Let’s take a look under the hood of two broadcast VT formats: both are called HDCAM, both do some form of HD, but apart from the operational differences, the funky coloured flap and two extra letters, what is the real difference between them?
Let’s find out.
HDCAM was introduced by Sony ages ago in 1997. No other tape based HD broadcast format was around at the time, and it quickly became clear that one was needed for HDTV to succeed.
The HDW-M2000 machines are based on the DVW-2000 series of VTRs and record with a datarate of 144 Mbps (that’s a 50% increase compared to Digital Betacam’s datarate of 96 Mbps).
HDCAM features 4 audio channels and can handle all common framerates between 24 and 30Fps.
But here’s the snag: a full HD frame is 1920×1080 pixels. To keep the datarate low enough to put this on tape, HDCAM – like its consumer cousin HDV – records frames at 1440×1080 pixels, where each pixel is horizontally squashed and expanded 1.33 times upon playback. The same idea is employed in 16:9 SD signals, where each “square” pixel is stretched 1.78 times to fit the wide screen aspect ratio.
In addition, HDCAM uses the same DCT compression that Digital Betacam uses very successfully. But unlike its predecessor, HDCAM compresses the YUV signal in 3:1:1 rather than 4:2:2. That’s not so good – but again the aim is to keep the datarate low.
Tape stock is essentially the same as Digital Betacam with the same particle density, and the only difference is a bright orange flap and some more holes at the bottom.
In a nutshell: HDCAM doesn’t actually record every detail that the HD-SDI signal potentially has to offer – so a completely new recording format needed to be created. Sticking with the same cassette shells made famous with the introduction of large Betacam SP tapes in 1986, Sony gave us…
HDCAM SR (as in “Superior Resolution”) was introduced 6 years after HDCAM and hit the market in 2003. SR records with a choice of 440 or 880 Mbps, which is over three times as much data as HDCAM.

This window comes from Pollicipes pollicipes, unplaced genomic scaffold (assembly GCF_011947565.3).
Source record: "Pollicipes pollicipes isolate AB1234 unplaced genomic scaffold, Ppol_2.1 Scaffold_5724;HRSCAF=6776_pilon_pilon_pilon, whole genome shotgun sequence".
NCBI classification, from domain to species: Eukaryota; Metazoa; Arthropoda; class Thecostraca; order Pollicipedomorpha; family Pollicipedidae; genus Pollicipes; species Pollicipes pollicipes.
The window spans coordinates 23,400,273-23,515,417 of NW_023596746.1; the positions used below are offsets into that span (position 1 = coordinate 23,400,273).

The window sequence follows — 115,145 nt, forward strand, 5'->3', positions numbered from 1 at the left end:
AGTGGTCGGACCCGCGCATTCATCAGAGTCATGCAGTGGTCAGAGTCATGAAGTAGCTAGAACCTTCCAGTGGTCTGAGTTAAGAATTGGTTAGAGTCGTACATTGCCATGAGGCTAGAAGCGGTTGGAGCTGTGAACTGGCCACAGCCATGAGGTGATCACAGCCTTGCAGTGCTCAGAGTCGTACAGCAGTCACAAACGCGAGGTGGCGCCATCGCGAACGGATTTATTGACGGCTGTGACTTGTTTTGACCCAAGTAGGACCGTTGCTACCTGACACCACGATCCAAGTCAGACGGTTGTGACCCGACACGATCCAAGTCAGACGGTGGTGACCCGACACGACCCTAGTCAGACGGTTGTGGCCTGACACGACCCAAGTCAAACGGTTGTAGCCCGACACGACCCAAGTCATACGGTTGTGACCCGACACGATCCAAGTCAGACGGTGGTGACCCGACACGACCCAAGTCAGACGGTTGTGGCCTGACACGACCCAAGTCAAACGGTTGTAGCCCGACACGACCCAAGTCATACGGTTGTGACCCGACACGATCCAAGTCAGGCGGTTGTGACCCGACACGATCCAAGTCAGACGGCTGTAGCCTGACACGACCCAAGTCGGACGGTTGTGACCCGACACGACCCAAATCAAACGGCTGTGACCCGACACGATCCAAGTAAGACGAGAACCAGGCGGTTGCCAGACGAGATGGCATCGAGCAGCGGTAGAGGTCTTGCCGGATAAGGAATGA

The format prominently features 12 individual audio tracks and has a built-in Dolby E decoder (i.e. feed it Dolby E as an audio pair, and see the result as decoded single channels if you choose). The SRW-5000 VT machine looks and behaves completely different than its predecessors, which gives you the first impression of a very different beast.
SR’s main advantage is the ability to record the full HD signal “as god made it”: Square 1920×1080 pixels in full 4:2:2, 4:4:4 or even 8:8:8 (it depends on what you feed it; 8:8:8 recording at 880Mbps is achieved by twice the tape speed). Instead of DCT, SR uses the more efficient MPEG4/H264 compression for video (audio is uncompressed).
“Why would I need to record that much data, Jay? Isn’t that a bit overkill?” – Well it depends on your application. If you’re shooting on SR and you’re using it as a replacement for film, then you want to capture everything the HD image sensor has to offer. HDCAM SR can so this for you. SR tapes also come with a pre-attached Tele-File sticker, which contains a 1K memory chip to store meta data about your tape.
12 audio channels give multi-lingual broadcasters a distinct advantage, not to mention less deterioration in post production. At the time of writing it looks like HDCAM is now assumed to be a good TX delivery format, while SR is mainly used at the pre and post production stage.
Even though SR’s tape comes in Betacam cassettes, the particle density is twice as high as in HDCAM and Digital Betacam tape stock. Sony’s official stock brochure states: “We developed particles some 50% smaller than our previous best to capture wavelengths as small as 0.29mm — a human hair can be 300 times wider! The result is incredible performance: two times the output and 2.7 times the recording density of HDCAM tape”.
However, according to usage reports this higher density comes at a cost: minor shocks can cause severe impact on your precious recordings – which is why a new tape box has been introduced with the stock.
Featuring a honeycomb pattern on the inside, sometimes even bubble wrap and tighter locks on the outside. Sony do not recommend for any stock to be re-used. That’s probably not feasible in reality, so beware of dropouts upon re-usage of your stock.
There you have it. Share your own experiences with HDCAM below if you feel like it.
Sources and Further Reading
Wikipedia’s page about the History of Betacam (covers HDCAM and SR)
Forum Post at Creative Cow
Official Sony SRW5000 page (HDCAM SR VTR)
Official Sony HDW-M2000 page (HDCAM VTR)
Official Sony HDCAM SR stock brochure: